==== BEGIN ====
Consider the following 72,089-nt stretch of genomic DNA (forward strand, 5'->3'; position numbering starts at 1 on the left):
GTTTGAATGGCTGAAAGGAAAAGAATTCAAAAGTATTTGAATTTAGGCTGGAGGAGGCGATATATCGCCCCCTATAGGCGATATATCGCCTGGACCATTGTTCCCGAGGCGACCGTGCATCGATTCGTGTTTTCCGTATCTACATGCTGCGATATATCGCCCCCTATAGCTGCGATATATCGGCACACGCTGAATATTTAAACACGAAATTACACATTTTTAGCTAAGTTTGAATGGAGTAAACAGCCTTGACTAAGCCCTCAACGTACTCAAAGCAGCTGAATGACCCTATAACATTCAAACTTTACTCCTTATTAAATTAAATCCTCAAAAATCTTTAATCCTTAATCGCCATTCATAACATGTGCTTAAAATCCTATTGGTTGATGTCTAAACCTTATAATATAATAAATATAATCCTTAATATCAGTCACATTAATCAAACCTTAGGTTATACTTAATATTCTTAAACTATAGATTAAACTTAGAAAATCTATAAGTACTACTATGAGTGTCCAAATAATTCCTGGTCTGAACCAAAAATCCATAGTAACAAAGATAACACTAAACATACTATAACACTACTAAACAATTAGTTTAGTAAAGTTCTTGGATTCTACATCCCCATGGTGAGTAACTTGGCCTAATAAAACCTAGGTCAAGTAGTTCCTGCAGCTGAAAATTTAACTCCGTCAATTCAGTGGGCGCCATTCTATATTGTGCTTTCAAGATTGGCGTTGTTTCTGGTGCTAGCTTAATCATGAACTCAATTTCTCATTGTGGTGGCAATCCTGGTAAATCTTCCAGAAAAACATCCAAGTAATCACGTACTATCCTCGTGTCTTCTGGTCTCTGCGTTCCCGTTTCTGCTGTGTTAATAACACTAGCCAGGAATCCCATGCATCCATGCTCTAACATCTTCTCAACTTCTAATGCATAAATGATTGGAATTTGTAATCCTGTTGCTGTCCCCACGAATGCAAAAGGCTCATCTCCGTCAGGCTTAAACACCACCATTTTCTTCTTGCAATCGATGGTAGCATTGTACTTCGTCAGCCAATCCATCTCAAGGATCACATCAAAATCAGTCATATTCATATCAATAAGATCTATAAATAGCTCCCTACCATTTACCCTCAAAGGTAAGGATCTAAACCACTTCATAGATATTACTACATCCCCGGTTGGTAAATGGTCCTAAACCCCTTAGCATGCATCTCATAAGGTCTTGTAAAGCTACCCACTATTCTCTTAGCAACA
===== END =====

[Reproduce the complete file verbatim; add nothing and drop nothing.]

Consider the following 72,089-nt stretch of genomic DNA (forward strand, 5'->3'; position numbering starts at 1 on the left):
GTTTGAATGGCTGAAAGGAAAAGAATTCAAAAGTATTTGAATTTAGGCTGGAGGAGGCGATATATCGCCCCCTATAGGCGATATATCGCCTGGACCATTGTTCCCGAGGCGACCGTGCATCGATTCGTGTTTTCCGTATCTACATGCTGCGATATATCGCCCCCTATAGCTGCGATATATCGGCACACGCTGAATATTTAAACACGAAATTACACATTTTTAGCTAAGTTTGAATGGAGTAAACAGCCTTGACTAAGCCCTCAACGTACTCAAAGCAGCTGAATGACCCTATAACATTCAAACTTTACTCCTTATTAAATTAAATCCTCAAAAATCTTTAATCCTTAATCGCCATTCATAACATGTGCTTAAAATCCTATTGGTTGATGTCTAAACCTTATAATATAATAAATATAATCCTTAATATCAGTCACATTAATCAAACCTTAGGTTATACTTAATATTCTTAAACTATAGATTAAACTTAGAAAATCTATAAGTACTACTATGAGTGTCCAAATAATTCCTGGTCTGAACCAAAAATCCATAGTAACAAAGATAACACTAAACATACTATAACACTACTAAACAATTAGTTTAGTAAAGTTCTTGGATTCTACATCCCCATGGTGAGTAACTTGGCCTAATAAAACCTAGGTCAAGTAGTTCCTGCAGCTGAAAATTTAACTCCGTCAATTCAGTGGGCGCCATTCTATATTGTGCTTTCAAGATTGGCGTTGTTTCTGGTGCTAGCTTAATCATGAACTCAATTTCTCATTGTGGTGGCAATCCTGGTAAATCTTCCAGAAAAACATCCAAGTAATCACGTACTATCCTCGTGTCTTCTGGTCTCTGCGTTCCCGTTTCTGCTGTGTTAATAACACTAGCCAGGAATCCCATGCATCCATGCTCTAACATCTTCTCAACTTCTAATGCATAAATGATTGGAATTTGTAATCCTGTTGCTGTCCCCACGAATGCAAAAGGCTCATCTCCGTCAGGCTTAAACACCACCATTTTCTTCTTGCAATCGATGGTAGCATTGTACTTCGTCAGCCAATCCATCTCAAGGATCACATCAAAATCAGTCATATTCATATCAATAAGATCTATAAATAGCTCCCTACCATTTACCCTCAAAGGTAAGGATCTAAACCACTTCATAGATATTACTACATCCCCGGTTGGTAAATGGTCCTAAACCCCTTAGCATGCATCTCATAAGGTCTTGTAAAGCTACCCACTATTCTCTTAGCAACA